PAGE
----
I’ve spent the past several days trying to reach a coherent synthesis from these two poll results taken by Rasmussen:
- 73 percent of Republican voters say Republicans in Congress have lost touch with their base — men and older voters are more likely to share these sentiments; and (unsurprisingly) far more voters obviously are concerned about economic, fiscal, and national security issues than domestic or cultural issues
- General election voters trust Republicans more than Democrats on all 10 key electoral issues — with double-digit advantages in national security, Iraq, taxes, economy and abortion
So what should Republican politicians and candidates learn from these results? I mean, besides the fact that it’s hard to make too much sense out of what a wide sample of voters are thinking. Rather than come up with a cogent analysis, I decided to throw out some quick hits:
– Incumbents beware. Take nothing for granted.
– Stand unabashedly against selling out American interests on the international stage.
– Repeat the cry against spending our children into oceans of debt.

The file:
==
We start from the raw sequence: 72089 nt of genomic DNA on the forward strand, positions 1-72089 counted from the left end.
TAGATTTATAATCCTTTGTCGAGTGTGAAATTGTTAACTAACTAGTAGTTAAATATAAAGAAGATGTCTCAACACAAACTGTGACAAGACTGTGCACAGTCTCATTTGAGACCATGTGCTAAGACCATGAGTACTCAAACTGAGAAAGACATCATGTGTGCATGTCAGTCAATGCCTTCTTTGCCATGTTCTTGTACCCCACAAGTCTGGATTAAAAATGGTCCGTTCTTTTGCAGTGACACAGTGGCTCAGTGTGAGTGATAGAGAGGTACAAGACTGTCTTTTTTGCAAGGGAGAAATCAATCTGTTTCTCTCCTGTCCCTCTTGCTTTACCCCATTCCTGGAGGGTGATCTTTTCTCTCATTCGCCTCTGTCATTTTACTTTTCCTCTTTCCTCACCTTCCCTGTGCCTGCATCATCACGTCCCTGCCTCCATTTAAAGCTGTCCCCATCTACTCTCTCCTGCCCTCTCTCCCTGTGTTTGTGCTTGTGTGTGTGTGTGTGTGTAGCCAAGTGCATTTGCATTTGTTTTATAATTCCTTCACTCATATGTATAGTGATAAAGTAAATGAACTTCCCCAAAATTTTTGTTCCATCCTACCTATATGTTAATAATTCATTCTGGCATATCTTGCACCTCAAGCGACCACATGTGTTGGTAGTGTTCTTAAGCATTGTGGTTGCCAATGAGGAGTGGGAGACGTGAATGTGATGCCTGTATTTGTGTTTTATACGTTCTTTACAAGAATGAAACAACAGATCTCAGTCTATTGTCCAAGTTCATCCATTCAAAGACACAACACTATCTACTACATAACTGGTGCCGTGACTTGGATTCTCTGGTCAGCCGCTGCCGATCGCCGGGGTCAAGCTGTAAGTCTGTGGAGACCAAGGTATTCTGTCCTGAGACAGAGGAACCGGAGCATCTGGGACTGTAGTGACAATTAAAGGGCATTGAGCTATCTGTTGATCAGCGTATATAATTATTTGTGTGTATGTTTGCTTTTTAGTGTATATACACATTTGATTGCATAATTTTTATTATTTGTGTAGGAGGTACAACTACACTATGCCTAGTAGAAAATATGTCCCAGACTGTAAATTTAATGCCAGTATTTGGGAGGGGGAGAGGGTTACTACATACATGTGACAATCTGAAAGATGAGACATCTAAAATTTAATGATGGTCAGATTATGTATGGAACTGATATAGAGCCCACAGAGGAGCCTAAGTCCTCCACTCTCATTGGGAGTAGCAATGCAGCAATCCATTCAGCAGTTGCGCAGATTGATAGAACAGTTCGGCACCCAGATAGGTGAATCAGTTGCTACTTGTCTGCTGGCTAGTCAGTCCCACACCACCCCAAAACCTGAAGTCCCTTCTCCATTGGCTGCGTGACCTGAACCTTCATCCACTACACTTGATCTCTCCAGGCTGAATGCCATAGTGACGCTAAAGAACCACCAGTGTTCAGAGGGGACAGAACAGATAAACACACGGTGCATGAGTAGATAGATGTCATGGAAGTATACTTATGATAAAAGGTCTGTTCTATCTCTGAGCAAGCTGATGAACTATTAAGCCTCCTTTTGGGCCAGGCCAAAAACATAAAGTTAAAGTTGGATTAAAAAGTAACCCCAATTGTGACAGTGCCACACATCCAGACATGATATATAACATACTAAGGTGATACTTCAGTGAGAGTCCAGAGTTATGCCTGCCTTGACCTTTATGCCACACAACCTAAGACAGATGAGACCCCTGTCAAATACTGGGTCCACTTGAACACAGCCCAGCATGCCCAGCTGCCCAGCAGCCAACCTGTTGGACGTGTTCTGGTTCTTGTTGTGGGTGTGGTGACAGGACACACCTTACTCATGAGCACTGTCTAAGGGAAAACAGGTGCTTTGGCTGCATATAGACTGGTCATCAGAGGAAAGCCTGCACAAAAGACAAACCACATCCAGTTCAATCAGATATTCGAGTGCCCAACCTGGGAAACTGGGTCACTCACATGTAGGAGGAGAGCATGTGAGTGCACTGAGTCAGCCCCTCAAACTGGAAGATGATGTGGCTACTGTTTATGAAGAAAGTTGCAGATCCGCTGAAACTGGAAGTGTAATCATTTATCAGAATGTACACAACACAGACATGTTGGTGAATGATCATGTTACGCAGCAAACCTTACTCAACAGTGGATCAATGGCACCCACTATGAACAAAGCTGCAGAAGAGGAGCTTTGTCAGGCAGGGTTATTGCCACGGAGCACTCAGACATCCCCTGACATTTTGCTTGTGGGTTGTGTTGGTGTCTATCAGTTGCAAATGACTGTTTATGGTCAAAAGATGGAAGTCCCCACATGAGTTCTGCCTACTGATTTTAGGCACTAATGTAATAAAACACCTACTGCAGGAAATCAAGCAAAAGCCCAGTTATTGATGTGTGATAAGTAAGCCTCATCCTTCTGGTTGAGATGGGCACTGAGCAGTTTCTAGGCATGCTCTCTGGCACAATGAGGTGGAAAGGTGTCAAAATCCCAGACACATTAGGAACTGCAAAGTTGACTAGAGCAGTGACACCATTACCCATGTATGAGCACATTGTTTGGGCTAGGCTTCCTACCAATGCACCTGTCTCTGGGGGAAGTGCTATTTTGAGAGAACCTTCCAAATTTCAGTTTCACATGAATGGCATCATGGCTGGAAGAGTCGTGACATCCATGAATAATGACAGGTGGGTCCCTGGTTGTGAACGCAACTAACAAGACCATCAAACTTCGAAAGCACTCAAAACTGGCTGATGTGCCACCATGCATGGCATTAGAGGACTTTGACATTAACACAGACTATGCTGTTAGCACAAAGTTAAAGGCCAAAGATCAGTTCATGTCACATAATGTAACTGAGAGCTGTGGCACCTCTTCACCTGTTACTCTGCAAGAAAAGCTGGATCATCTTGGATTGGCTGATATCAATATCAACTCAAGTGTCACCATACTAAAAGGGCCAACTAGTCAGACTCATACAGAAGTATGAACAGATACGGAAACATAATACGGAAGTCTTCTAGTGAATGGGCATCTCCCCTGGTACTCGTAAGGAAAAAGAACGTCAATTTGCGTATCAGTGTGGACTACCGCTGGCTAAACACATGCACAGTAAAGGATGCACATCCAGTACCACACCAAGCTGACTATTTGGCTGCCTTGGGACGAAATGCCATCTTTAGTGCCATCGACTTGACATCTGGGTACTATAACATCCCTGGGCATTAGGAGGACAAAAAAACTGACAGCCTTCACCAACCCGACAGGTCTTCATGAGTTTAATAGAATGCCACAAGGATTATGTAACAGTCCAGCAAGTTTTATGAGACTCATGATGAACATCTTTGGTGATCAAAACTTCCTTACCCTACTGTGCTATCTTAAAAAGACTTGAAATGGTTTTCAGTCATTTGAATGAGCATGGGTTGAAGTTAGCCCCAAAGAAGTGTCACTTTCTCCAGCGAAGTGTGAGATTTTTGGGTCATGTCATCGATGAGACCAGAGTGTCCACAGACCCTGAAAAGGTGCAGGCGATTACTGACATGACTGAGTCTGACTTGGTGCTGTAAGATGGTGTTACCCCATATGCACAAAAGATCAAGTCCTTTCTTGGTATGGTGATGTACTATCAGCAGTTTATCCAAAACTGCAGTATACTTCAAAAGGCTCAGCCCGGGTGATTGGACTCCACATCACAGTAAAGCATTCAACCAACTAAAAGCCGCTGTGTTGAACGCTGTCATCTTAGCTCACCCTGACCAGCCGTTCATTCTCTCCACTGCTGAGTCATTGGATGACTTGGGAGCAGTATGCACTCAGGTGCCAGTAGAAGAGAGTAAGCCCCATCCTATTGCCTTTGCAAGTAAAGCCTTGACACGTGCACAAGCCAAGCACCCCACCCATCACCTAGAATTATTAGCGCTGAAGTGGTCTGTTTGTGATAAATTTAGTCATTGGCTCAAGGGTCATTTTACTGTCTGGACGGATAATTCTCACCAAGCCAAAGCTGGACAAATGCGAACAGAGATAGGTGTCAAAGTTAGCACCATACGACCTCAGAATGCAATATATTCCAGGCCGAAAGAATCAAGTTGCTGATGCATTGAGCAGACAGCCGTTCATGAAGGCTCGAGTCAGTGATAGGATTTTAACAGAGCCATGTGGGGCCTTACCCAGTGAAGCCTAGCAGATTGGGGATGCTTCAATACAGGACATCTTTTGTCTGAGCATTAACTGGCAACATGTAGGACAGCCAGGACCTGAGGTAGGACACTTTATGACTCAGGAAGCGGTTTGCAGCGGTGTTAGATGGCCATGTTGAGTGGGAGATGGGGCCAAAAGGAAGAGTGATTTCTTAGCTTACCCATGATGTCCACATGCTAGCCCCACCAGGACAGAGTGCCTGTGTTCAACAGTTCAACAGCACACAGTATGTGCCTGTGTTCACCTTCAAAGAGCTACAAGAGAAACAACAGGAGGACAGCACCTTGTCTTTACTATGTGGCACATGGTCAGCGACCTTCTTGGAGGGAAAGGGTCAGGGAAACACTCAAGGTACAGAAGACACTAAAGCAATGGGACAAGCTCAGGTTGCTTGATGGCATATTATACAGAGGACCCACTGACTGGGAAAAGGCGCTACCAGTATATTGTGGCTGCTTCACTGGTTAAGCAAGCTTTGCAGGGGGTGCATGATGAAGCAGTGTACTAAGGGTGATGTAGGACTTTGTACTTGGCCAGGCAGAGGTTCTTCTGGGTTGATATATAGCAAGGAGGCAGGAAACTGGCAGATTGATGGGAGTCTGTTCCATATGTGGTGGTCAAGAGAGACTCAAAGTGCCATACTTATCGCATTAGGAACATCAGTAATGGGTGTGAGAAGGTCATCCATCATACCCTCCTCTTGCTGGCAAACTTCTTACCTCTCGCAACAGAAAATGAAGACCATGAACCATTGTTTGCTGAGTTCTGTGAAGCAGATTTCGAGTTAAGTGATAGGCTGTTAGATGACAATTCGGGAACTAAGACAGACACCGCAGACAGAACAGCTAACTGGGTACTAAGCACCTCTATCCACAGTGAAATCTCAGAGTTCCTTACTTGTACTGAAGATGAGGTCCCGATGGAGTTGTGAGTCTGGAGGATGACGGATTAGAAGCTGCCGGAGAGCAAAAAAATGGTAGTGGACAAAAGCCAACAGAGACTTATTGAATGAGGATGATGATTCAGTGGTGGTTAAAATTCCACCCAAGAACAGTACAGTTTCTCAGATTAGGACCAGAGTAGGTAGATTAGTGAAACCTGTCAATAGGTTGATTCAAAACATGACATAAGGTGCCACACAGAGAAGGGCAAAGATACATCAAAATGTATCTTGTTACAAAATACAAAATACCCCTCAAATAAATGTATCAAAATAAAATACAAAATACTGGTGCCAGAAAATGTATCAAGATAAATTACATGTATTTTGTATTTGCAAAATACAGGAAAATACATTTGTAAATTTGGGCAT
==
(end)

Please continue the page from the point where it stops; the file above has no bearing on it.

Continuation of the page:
– Explain the tough decisions that need to be made on discretionary spending.
– Draw a line in the sand against raising taxes.
– Speak optimistically about the value of limited government.
– Promote life without crushing liberty.
– Go beyond defending the health care status quo. Offer smart and simple market solutions.
– Police the ethical problems within the party quickly, honestly and effectively.
– Do more than just talk about a genuine transparency reform agenda.
– Acknowledge frequently your role as servants of the people.
– Embody personal accountability. Remember who elected you.
Just a few random thoughts. Oh, and how many people expected the Democrats to wear out their welcome quite so soon?